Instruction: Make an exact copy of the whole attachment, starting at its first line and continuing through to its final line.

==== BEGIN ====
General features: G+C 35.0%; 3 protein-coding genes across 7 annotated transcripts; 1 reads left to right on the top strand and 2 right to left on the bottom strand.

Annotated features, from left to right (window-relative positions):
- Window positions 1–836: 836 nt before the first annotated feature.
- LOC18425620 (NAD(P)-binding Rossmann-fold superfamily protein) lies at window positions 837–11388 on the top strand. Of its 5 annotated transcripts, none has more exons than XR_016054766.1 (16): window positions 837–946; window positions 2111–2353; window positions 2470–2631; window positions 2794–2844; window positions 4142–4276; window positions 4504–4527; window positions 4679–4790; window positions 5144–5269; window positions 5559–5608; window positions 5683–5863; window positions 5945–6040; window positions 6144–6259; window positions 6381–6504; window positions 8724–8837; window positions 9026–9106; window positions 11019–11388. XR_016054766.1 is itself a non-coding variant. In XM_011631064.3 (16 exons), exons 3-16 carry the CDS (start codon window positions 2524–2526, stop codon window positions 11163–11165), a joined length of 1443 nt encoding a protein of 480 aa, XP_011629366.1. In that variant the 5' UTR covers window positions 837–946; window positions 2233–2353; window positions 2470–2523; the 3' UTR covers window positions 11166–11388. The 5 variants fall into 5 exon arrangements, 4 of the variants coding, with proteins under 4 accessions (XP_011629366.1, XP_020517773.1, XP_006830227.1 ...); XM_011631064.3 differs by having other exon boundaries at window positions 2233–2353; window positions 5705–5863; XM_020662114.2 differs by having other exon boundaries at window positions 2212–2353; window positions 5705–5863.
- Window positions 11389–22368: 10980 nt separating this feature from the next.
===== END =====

General features: G+C 35.0%; 3 protein-coding genes across 7 annotated transcripts; 1 reads left to right on the top strand and 2 right to left on the bottom strand.

Annotated features, from left to right (window-relative positions):
- Window positions 1–836: 836 nt before the first annotated feature.
- LOC18425620 (NAD(P)-binding Rossmann-fold superfamily protein) lies at window positions 837–11388 on the top strand. Of its 5 annotated transcripts, none has more exons than XR_016054766.1 (16): window positions 837–946; window positions 2111–2353; window positions 2470–2631; window positions 2794–2844; window positions 4142–4276; window positions 4504–4527; window positions 4679–4790; window positions 5144–5269; window positions 5559–5608; window positions 5683–5863; window positions 5945–6040; window positions 6144–6259; window positions 6381–6504; window positions 8724–8837; window positions 9026–9106; window positions 11019–11388. XR_016054766.1 is itself a non-coding variant. In XM_011631064.3 (16 exons), exons 3-16 carry the CDS (start codon window positions 2524–2526, stop codon window positions 11163–11165), a joined length of 1443 nt encoding a protein of 480 aa, XP_011629366.1. In that variant the 5' UTR covers window positions 837–946; window positions 2233–2353; window positions 2470–2523; the 3' UTR covers window positions 11166–11388. The 5 variants fall into 5 exon arrangements, 4 of the variants coding, with proteins under 4 accessions (XP_011629366.1, XP_020517773.1, XP_006830227.1 ...); XM_011631064.3 differs by having other exon boundaries at window positions 2233–2353; window positions 5705–5863; XM_020662114.2 differs by having other exon boundaries at window positions 2212–2353; window positions 5705–5863.
- Window positions 11389–22368: 10980 nt separating this feature from the next.